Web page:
But for buildings, I wanted to have graded sounds for the intensity of impact. Volume wasn’t going to be enough.
So I created an array of 10 sounds ranging from a tiny bump. to metal hit, to glass breaking, to a collossal crash. And it fires perfeclty!
Then I added Powerups. Floating things in the city that give you bonus items if you collide with them.
I wanted those to make an arcade-like bling sound when you hit them. That was also very easy.
So what was left?
Man, I was intimidated.
I didn’t know how to drive sound on the taxi, when the engines are controlled by four joystick axes, and a button for Turbo.
I didn’t want a lot of complex code, firing looping sounds at given volumes and pitches (yes, you can alter pitch!). I didn’t want to be checking to see if one sound was playing in order to play another.
But then it hit me.
I can put a unique AudioSource on the taxi for each joystick axis!
So I found a nice jet engine sound and looped it (freesound.org to the rescue) and then I remembered last summer cleaning off our plastic deck Adriondack chairs with a hose on tight beam, and the sound was awesome! I vowed to record it and use it for my engine noises. So I did.
Finding smooth loops was hard, but I managed.
But first, the main power. That’s the UP/DOWN thrust. I wanted a jet engine sound for that so I used the freesound.org jet engine sound I found.
But how to trigger it?
So it turns out the AudioSource can be told to play on start, and to loop. Perfect.
I determined I didn’t have to have any complex code to start and stop the audio whenever I change joystick intensity. Instead, I simply alter the volume and pitch based on the joystick’s position, making sure there was a constant low volume in the cases where I wanted the engines running when there was no joystick input at all (freefall) but when the stick was engaged, it would ramp up the volume and pitch to make it sound like the engines were working harder.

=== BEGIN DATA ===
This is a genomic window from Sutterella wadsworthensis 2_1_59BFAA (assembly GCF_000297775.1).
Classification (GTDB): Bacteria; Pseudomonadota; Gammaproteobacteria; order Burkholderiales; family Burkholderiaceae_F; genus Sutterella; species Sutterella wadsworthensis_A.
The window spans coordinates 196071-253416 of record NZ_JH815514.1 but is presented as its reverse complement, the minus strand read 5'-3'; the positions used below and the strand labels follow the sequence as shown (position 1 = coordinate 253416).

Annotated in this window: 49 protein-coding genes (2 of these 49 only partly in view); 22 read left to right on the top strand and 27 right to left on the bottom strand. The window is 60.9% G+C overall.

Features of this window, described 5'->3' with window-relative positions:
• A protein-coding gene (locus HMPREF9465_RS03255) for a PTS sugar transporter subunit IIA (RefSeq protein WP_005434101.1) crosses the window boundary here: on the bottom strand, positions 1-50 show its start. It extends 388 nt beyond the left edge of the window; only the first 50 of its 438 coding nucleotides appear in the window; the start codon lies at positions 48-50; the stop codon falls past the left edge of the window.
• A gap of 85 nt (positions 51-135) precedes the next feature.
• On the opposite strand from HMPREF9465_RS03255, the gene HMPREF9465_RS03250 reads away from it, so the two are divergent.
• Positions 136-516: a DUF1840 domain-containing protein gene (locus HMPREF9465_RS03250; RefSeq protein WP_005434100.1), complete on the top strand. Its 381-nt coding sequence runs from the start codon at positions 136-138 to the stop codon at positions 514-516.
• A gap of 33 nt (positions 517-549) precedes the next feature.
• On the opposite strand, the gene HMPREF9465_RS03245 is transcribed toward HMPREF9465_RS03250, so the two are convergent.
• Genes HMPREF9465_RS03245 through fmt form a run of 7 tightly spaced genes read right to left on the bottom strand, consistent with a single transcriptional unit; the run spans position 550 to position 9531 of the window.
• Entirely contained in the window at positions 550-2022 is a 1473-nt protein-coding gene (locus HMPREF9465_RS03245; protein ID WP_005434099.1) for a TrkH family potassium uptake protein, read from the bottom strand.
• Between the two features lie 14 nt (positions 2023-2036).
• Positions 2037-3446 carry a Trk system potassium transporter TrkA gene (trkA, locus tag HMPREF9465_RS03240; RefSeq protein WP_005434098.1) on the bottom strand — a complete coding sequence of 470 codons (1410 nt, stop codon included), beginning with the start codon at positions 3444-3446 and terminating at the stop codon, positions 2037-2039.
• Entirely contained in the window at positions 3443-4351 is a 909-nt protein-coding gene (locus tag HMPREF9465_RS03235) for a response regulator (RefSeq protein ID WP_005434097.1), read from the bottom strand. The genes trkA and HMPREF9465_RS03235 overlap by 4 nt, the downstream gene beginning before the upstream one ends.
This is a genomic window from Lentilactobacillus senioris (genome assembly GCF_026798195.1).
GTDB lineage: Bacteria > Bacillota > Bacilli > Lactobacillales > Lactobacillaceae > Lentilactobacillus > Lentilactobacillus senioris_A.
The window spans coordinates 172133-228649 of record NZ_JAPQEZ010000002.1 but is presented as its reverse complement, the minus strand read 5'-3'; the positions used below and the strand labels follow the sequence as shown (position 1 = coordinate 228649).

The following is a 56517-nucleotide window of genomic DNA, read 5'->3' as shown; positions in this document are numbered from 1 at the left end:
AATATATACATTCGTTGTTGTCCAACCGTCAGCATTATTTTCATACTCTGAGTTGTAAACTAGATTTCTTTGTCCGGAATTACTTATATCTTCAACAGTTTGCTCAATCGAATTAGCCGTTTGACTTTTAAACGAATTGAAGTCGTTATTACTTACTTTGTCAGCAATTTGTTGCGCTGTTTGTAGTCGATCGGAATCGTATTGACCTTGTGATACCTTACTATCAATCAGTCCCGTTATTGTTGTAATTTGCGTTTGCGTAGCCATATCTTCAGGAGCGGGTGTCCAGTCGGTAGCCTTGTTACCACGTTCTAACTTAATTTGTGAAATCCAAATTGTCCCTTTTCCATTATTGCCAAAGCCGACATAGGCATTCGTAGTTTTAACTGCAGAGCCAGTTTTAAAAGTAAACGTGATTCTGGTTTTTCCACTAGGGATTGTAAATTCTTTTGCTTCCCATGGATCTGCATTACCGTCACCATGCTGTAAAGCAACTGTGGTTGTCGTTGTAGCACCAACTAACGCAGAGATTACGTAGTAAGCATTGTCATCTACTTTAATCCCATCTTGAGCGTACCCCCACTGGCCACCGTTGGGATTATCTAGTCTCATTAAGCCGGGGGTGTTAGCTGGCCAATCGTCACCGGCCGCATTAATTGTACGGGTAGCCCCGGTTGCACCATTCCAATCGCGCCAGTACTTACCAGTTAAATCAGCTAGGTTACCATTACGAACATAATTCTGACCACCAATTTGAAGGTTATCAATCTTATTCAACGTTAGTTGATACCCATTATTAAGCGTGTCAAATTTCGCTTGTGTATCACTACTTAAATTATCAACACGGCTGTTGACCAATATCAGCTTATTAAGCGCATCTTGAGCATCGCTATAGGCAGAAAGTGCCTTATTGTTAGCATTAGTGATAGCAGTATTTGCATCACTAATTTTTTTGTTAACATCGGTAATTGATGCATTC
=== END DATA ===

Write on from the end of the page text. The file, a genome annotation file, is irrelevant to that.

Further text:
And it worked! Like a charm!
So then it was an easy step to add an AudioSource for FORWARD/BACKWARD sound, and for that one I used one of the loops I made by cleaning my deck chairs. Pitch and volume is controlled by forward/backward joystick amount. I easily adjust the pitch ranges by code values until I got something I liked
Same for TURN. I was able to easily do the same for Turning.
Then I added STRAFE, which uses the same sound as Turn (since they technically use the same engines) but at a different pitch, so you can hear the difference.
TURBO simply multiplies the pitch and volume a bit so it seems more intense when Turbo is engaged. Turbo is boolean, so it’s a simple yes or no to that pitch alteration.
And now, dammit, I have a complete sounding game!
But oh… what about when you crash? Or run out of fuel?
One simple addition to the LoseControl() method, and I called PlayOneShot(losingControl, volume) and it plays a nice sound of a jet engine winding down. At the same time, I reduce the volume of the other four AudioSources to 0.
And it sounds amazing! You run out of fuel and you get the engine winding down to 0 as you fall through the sky.
NOW it’s done.
Sure, I want to tweak the sounds themselves, or even replace some, and adjust the pitches and volumes, but that’s all data.